The Cave in Our Yard

dsc_0302I’ve been to a lot of caves in my life. Mammoth Cave, Wind Cave, Mark Twain Cave, and many others. Caves are dark and damp. And then the tour guide takes you to an isolated room away from any entrance and turns off the lights … in complete dampness and darkness. (Well, except for a bright, red exit sign.) Caves with tour guides don’t bother me. Caves without tour guides are scary and I’m not sure I’d want to go inside one.

I know this for a fact because I lived in a house with a cave in the backyard. A real cave. The house was located about 100 yards from a Revolutionary War fort (though the house itself wasn’t built until the 1800s and the fort wasn’t reconstructed until after we moved.). The fort is often called “the lead mine” fort. According to legend, the lead was put on a raft and sent down the creek (which disappeared in the cave) and then it came out several miles down the road. The enemy could not figure out where it originated. Don’t know if that’s true, but some high school boys from our church tried it (sending a raft into the cave) and it did reappear down the road where the creek came out of another opening. So who knows.

When I went back to visit as an adult the fort tour guide asked me if I had ever gone inside the cave as a kid. (They were doing research.) I said, “No, my dad told me to stay away from it.” They insisted that I must have explored it at least once or twice when my dad wasn’t looking and I told them they didn’t know my dad.

Even without my dad’s admonitions, I didn’t want to go into the cave.  To my childhood brain, it looked threateningly frightening. We had a LOT of poisonous snakes around, plus the prevalent limestone was not very stable. I would stay out of THAT scary place. Thank you.

{By the way, the name of the fort is Fort Roberdeau and admission is $5.00 – yes, the house is now part of the grounds, so you have to pay to see where I used to live. How cool is that? And even cooler – I met a teen through Summit (Awana) who was actually a tour guide at the fort!}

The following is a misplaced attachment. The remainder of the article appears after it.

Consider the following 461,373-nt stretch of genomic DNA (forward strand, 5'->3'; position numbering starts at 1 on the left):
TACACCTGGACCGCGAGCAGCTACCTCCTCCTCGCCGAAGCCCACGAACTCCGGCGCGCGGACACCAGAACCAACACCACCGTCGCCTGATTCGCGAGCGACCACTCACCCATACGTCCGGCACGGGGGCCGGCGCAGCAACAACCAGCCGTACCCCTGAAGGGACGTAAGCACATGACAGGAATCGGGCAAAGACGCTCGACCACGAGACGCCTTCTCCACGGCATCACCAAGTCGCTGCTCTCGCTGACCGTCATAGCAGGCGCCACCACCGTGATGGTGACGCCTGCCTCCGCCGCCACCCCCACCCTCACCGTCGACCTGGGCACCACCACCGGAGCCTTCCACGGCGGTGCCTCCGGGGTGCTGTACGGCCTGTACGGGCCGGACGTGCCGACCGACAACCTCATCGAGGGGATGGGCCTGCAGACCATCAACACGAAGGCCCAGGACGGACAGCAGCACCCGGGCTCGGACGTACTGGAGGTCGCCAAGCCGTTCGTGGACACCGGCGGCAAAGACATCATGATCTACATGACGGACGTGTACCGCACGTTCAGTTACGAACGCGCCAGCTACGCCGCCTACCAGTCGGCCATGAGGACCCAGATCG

In Ephesians 5, we read about our desire as humans to gravitate toward darkness when we are doing something we shouldn’t be doing. Just like the cave in our yard was unstable and the home to rattlesnakes and copperheads, so the darkness of sin is also filled with danger.

dsc_0303Instead of broken walls and poisonous crawly creatures, the darkness of sin includes: sexual immorality, impurity, covetousness, filthiness, foolish talk, and crude joking (these are the sins mentioned in this passage). Some of these characteristics might look good at first (just like the cave was nestled in a grassy knoll with blackberry and raspberry bushes growing nearby,) but they lead to destruction.

My father had warned me of the dangers of the dark, eerie cave and said not to mess around in it … not even on the rocks at the entrance. Being a fairly obedient child (because I had parents who believed in consistency and consequences) I didn’t go near the cave.

Ok, this is about my childhood, but what about the kids in your life? Don’t kid yourself, kids understand the value of hiding in the darkness. Have you ever had a child take some forbidden food into a closet with her? Or a child hide under a bed because he knew he was in trouble and didn’t want to face a parent? Or a child sneak around in the darkness thinking no one could see him/her? They understand using darkness to hide their sins.

My earthly father told me to stay out of the darkness of the dangerous cave and instead play in our expansive yard, take a walk in the woods, go over to the pasture and pet our neighbor’s cows, splash in the crystal clear brook, and  …

Our Heavenly Father tells us to stay away from the darkness and walk in the light and enjoy the good things He has so freely provided for us.

You can also use the darkness/light illustration to help kids be discerning.  Do they have a problem telling the difference between right or wrong? Ask if they would be willing to do whatever it is they want to do in the light with others watching or do they feel the need to be sneaky and hide in the shadows?

Things willingly done in the light are often (not always) the right choices, and things they desire to do while hiding in a dark place are often (not always) the wrong choices.

Things done in the light are those things that are good and right and true. (Ephesians 5:8)

Let’s Walk in the Light and teach our kids to Walk in the Light too.

(By the way, although I often use stock photo pictures on my blog – these pictures are mine, the actual cave in our backyard.)





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